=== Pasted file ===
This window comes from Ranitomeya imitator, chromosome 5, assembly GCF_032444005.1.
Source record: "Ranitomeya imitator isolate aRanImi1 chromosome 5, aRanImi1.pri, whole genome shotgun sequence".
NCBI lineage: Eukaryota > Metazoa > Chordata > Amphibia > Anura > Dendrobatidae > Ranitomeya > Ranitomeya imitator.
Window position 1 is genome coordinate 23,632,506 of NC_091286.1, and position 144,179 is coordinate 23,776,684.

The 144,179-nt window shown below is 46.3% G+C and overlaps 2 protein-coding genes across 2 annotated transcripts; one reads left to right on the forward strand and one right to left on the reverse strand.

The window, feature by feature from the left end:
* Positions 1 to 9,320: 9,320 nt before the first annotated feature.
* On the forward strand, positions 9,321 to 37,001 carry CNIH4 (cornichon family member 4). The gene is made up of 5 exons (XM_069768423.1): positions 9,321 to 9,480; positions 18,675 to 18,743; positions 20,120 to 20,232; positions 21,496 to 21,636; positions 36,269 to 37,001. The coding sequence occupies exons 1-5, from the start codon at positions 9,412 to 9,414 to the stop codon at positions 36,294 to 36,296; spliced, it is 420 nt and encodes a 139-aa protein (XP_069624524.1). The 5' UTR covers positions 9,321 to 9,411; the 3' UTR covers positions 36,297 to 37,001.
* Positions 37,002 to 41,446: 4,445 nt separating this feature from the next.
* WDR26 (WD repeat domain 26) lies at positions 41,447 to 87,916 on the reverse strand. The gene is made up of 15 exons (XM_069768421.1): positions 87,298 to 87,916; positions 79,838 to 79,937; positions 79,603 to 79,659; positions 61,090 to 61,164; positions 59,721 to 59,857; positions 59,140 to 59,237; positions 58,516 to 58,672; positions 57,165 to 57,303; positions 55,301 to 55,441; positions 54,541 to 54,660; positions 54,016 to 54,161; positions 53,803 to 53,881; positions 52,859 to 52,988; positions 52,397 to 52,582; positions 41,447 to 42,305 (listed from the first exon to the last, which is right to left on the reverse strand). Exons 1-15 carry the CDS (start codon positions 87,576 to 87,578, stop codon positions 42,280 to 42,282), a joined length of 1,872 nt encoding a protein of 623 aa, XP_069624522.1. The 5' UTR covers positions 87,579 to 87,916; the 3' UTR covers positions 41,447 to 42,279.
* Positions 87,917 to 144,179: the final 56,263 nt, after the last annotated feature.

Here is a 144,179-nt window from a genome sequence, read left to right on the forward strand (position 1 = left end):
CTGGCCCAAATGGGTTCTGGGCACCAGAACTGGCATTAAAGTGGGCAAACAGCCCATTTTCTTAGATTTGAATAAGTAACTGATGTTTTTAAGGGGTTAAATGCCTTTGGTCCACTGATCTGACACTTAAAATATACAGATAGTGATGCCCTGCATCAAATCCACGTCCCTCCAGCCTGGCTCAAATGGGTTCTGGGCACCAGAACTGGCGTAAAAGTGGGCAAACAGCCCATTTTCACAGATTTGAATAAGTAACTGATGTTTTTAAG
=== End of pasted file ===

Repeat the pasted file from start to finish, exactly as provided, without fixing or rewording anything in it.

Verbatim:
This window comes from Ranitomeya imitator, chromosome 5, assembly GCF_032444005.1.
Source record: "Ranitomeya imitator isolate aRanImi1 chromosome 5, aRanImi1.pri, whole genome shotgun sequence".
NCBI lineage: Eukaryota > Metazoa > Chordata > Amphibia > Anura > Dendrobatidae > Ranitomeya > Ranitomeya imitator.
Window position 1 is genome coordinate 23,632,506 of NC_091286.1, and position 144,179 is coordinate 23,776,684.

The 144,179-nt window shown below is 46.3% G+C and overlaps 2 protein-coding genes across 2 annotated transcripts; one reads left to right on the forward strand and one right to left on the reverse strand.

The window, feature by feature from the left end:
* Positions 1 to 9,320: 9,320 nt before the first annotated feature.
* On the forward strand, positions 9,321 to 37,001 carry CNIH4 (cornichon family member 4). The gene is made up of 5 exons (XM_069768423.1): positions 9,321 to 9,480; positions 18,675 to 18,743; positions 20,120 to 20,232; positions 21,496 to 21,636; positions 36,269 to 37,001. The coding sequence occupies exons 1-5, from the start codon at positions 9,412 to 9,414 to the stop codon at positions 36,294 to 36,296; spliced, it is 420 nt and encodes a 139-aa protein (XP_069624524.1). The 5' UTR covers positions 9,321 to 9,411; the 3' UTR covers positions 36,297 to 37,001.
* Positions 37,002 to 41,446: 4,445 nt separating this feature from the next.
* WDR26 (WD repeat domain 26) lies at positions 41,447 to 87,916 on the reverse strand. The gene is made up of 15 exons (XM_069768421.1): positions 87,298 to 87,916; positions 79,838 to 79,937; positions 79,603 to 79,659; positions 61,090 to 61,164; positions 59,721 to 59,857; positions 59,140 to 59,237; positions 58,516 to 58,672; positions 57,165 to 57,303; positions 55,301 to 55,441; positions 54,541 to 54,660; positions 54,016 to 54,161; positions 53,803 to 53,881; positions 52,859 to 52,988; positions 52,397 to 52,582; positions 41,447 to 42,305 (listed from the first exon to the last, which is right to left on the reverse strand). Exons 1-15 carry the CDS (start codon positions 87,576 to 87,578, stop codon positions 42,280 to 42,282), a joined length of 1,872 nt encoding a protein of 623 aa, XP_069624522.1. The 5' UTR covers positions 87,579 to 87,916; the 3' UTR covers positions 41,447 to 42,279.
* Positions 87,917 to 144,179: the final 56,263 nt, after the last annotated feature.

Here is a 144,179-nt window from a genome sequence, read left to right on the forward strand (position 1 = left end):
CTGGCCCAAATGGGTTCTGGGCACCAGAACTGGCATTAAAGTGGGCAAACAGCCCATTTTCTTAGATTTGAATAAGTAACTGATGTTTTTAAGGGGTTAAATGCCTTTGGTCCACTGATCTGACACTTAAAATATACAGATAGTGATGCCCTGCATCAAATCCACGTCCCTCCAGCCTGGCTCAAATGGGTTCTGGGCACCAGAACTGGCGTAAAAGTGGGCAAACAGCCCATTTTCACAGATTTGAATAAGTAACTGATGTTTTTAAG